Route 1, Glouster, Ohio 45732
Having been a reader of GEM for along time, it has become apparent that many engine men have problems with removing keys and pulling off flywheels without damage. Here are a few ideas that have worked for me, and may well work for others.
Gib keys, the ones with the little 'toe' can often be pulled with the aid of a shop made puller like the drawing. Measure the gap between the flywheel hub and the toe of the key, and use a piece of steel as big as you can fit into the gap. Make the puller as wide as practical. Cut a square notch in the center of this bar which will allow the bar to straddle the key. Carefully measure the spacing of the two draw bolts, and locate these as close to the key as practical, as a close spacing will lessen the tendency to bend the puller.
Drill, tap and fit up two fine threaded grade 5 bolts, using care to allow the bolt heads to pass a wrench. Locate the draw bolts in line with the bottom of the notch in the puller bar. This will locate the line of pull with the top edge of the key, and lessen the tendency of twisting out of the key on a hard pull.
When you have the puller made to your satisfaction, set the puller on the key, and hand tighten the draw bolts. Be sure the bolts bear on a flat part of the hub, as far as possible. On small or chipped hubs, it may be necessary to use a thin piece of steel as a bearing point for the draw bolts. If you anticipate a hard pull will be necessary, chamfer off the first thread to eliminate damage.
When you are ready for a trial pull, lubricate the bolt threads with grease or anti-seize, put a few drops on the end of the bolts and wind a strain on the key, taking care to keep the puller square with the key. Tightening the draw bolts will put a very strong, straight line pull on the key. If the key is too tight and will not loosen, generally no damage will be done, as the puller will bend before any damage is done to the engine. I have driven the key with a copper or brass hammer in an attempt to break loose any rust bond, and of course, soak the key with your favorite 'soak-them-loose' solution.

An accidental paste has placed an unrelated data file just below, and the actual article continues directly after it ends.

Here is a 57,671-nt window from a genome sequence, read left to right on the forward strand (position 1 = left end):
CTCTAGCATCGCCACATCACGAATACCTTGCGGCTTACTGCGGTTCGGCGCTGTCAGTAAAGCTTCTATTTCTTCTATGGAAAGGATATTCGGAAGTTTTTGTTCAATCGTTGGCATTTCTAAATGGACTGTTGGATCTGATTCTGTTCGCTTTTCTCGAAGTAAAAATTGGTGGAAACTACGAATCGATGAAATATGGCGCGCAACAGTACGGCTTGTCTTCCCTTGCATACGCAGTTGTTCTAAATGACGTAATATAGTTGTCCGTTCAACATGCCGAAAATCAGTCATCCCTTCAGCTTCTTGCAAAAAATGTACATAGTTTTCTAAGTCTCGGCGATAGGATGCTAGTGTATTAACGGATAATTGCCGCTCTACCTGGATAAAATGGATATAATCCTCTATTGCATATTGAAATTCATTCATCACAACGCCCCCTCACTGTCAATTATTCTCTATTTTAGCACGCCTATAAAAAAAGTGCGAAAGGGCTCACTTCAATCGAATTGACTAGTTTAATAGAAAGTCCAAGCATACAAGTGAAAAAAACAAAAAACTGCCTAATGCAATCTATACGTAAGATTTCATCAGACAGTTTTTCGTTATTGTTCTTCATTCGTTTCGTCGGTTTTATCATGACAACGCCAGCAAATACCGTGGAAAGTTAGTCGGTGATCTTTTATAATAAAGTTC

In extreme cases it may be necessary to heat the hub with an acetylene torch, expanding the hub a bit and possibly loosening it.
For keys without the jib, the problem is a little more spicy. First look on the inside of the flywheel and determine if a driver can be inserted into the keyway, allowing the key to be driven out from the inside.
If this idea is not practical, it may be possible to drill the key, tap threads in it and use a slide hammer to remove it. If this is necessary, use care in selecting as large a size of draw bolt as the key will permit. Since most drilling will be done with a hand drill, be careful to align the drill straight down the center of the key. Make the hole plenty deep and use a coarse thread, as these threads are much deeper than fine ones.
A slide hammer can be made of a bolt, about 16 inches long, or a piece of cold rolled the same sizes with a nut threaded or welded on one end. If your key is large enough to permit a ' hole to be made in it, weld a ' grade 5 bolt to the end of your slide hammer, screw this bolt into the key, and using care not to pinch your fingers, try a few raps, increasing the strength of the impact as your judgment dictates. On mean keys it will help to fit an eye on the end of the slide hammer bolts, and pull a strain on it with a small chain hoist or a come-a-long. This method will put a terrific strain on the key, and will remove all but the most stubborn of them. Obviously, if your flywheel is of the split and bolted type be sure to loosen the bolts and wedge the gap to eliminate the clamping force.
To remove flywheels, belt pulleys, gears, etc. from shafts, it is often possible to use a hydraulic jack. Using the proper size jack for your shaft, locate the head of the ram against the end of the shaft. Loop a chain through the spokes, as close as possible to the hub, and around the base of the jack. Keep the pump of the jack on the bottom side so it will work in a horizontal position. Try to loop the chain around two spokes, if possible, on each side of the jack. Snug up on the jack and render the chain as necessary to achieve a straight pull. Since a jack will have no mercy, use common sense when applying the pressure and do not use enough force to risk breaking the spokes. If possible, two healthy steel bars can sometimes be located behind the wheel and against the shaft and the chains looped around these bars.
I have pulled off some tight fits in this manner, but as with anything involving high pressures, use your best judgment. Keep your nose well away from the work. If the chain should break, it could fly off with considerable force. Practice safety at all times.
A thin coat of anti-seize compound on shafts, keys, bolts and gaskets will allow them to be removed much easier in the future.